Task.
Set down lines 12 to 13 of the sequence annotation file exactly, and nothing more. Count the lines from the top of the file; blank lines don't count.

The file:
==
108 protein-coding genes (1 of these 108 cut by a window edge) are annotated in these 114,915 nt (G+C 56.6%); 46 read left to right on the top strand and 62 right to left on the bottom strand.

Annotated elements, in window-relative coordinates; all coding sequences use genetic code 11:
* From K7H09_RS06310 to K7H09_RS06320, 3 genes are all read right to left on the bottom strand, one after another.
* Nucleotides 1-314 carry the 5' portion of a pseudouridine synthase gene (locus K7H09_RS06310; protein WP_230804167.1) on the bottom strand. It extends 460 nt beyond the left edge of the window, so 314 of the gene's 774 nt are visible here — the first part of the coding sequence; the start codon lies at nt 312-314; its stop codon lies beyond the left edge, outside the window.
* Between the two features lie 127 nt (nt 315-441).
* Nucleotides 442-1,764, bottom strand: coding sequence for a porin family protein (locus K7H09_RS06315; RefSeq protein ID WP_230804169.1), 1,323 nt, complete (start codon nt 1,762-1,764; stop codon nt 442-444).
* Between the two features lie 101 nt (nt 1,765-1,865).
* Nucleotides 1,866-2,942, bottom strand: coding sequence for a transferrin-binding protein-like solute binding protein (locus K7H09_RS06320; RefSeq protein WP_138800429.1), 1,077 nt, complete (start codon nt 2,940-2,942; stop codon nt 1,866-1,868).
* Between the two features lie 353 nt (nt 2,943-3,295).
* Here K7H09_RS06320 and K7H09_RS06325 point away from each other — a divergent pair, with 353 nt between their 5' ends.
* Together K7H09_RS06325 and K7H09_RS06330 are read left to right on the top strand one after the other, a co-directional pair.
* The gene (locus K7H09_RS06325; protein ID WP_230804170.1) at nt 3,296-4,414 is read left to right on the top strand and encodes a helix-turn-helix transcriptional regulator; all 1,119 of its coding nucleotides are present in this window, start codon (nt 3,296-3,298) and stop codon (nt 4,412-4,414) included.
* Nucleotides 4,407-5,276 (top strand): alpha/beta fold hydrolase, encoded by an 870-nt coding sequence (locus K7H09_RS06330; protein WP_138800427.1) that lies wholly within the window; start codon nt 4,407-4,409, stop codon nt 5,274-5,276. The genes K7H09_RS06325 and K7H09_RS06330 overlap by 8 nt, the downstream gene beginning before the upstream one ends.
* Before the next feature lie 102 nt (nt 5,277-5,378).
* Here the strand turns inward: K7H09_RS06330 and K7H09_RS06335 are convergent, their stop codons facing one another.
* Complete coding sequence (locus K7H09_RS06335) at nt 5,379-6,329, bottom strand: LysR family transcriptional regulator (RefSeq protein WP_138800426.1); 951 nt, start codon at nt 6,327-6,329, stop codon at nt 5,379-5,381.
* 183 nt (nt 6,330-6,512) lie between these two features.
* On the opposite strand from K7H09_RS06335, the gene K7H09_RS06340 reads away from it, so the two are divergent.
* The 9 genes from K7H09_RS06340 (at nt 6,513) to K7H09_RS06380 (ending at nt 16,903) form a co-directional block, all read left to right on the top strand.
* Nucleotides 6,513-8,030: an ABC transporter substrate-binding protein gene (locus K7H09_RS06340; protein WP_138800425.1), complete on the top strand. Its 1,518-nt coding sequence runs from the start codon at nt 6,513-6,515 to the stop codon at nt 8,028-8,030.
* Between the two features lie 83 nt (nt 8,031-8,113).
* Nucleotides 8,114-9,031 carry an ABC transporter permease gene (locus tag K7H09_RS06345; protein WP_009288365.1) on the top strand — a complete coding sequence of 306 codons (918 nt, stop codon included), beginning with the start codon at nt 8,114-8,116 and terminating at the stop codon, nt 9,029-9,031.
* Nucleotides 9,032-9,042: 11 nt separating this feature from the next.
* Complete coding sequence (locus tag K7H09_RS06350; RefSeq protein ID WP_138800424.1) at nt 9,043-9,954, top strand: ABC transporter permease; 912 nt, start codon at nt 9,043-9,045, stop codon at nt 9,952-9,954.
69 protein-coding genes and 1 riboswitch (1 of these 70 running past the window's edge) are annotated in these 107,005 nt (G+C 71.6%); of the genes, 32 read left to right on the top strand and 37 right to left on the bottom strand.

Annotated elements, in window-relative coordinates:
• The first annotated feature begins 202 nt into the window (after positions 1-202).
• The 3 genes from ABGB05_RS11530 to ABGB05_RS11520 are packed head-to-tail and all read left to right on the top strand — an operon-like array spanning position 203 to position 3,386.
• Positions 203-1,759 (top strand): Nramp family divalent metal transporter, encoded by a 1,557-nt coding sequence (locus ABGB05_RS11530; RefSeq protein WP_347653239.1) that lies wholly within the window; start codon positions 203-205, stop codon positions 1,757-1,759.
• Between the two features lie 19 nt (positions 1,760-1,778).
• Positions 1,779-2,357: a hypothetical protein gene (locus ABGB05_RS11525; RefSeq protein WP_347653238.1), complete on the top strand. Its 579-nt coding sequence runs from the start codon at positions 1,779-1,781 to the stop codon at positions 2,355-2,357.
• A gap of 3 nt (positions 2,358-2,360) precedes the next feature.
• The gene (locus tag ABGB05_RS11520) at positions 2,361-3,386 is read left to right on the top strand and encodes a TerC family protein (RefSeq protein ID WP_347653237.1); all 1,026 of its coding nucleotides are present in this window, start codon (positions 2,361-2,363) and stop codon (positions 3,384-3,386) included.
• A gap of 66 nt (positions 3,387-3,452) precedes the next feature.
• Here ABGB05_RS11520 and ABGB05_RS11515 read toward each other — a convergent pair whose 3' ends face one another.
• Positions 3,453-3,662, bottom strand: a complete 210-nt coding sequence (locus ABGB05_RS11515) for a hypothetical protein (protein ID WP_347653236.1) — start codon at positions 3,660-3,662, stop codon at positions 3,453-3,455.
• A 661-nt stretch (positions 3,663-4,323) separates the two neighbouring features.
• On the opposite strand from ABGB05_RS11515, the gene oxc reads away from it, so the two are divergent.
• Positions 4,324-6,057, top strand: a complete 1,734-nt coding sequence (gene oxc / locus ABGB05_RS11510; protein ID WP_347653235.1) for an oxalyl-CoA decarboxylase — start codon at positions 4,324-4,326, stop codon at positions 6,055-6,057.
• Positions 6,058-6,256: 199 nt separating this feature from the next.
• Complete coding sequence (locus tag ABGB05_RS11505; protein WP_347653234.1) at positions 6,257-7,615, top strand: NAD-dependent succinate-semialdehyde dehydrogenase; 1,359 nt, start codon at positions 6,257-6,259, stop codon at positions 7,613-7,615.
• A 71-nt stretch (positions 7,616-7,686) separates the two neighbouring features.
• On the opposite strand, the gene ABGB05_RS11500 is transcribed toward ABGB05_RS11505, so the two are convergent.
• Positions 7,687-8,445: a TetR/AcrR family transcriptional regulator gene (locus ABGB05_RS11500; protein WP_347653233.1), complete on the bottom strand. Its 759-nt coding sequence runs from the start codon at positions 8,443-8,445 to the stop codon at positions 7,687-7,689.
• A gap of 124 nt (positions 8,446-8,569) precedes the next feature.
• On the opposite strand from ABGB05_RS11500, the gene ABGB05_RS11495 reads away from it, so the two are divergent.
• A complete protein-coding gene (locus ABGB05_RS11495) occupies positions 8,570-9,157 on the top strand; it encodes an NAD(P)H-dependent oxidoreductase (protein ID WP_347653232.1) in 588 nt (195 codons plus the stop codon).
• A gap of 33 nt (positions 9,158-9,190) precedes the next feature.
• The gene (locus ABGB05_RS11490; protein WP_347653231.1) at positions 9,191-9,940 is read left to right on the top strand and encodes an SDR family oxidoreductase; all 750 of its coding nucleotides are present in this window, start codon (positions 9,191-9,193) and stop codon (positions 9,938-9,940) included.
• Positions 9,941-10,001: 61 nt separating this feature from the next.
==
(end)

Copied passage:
* The gene (locus K7H09_RS06325; protein ID WP_230804170.1) at nt 3,296-4,414 is read left to right on the top strand and encodes a helix-turn-helix transcriptional regulator; all 1,119 of its coding nucleotides are present in this window, start codon (nt 3,296-3,298) and stop codon (nt 4,412-4,414) included.
* Nucleotides 4,407-5,276 (top strand): alpha/beta fold hydrolase, encoded by an 870-nt coding sequence (locus K7H09_RS06330; protein WP_138800427.1) that lies wholly within the window; start codon nt 4,407-4,409, stop codon nt 5,274-5,276. The genes K7H09_RS06325 and K7H09_RS06330 overlap by 8 nt, the downstream gene beginning before the upstream one ends.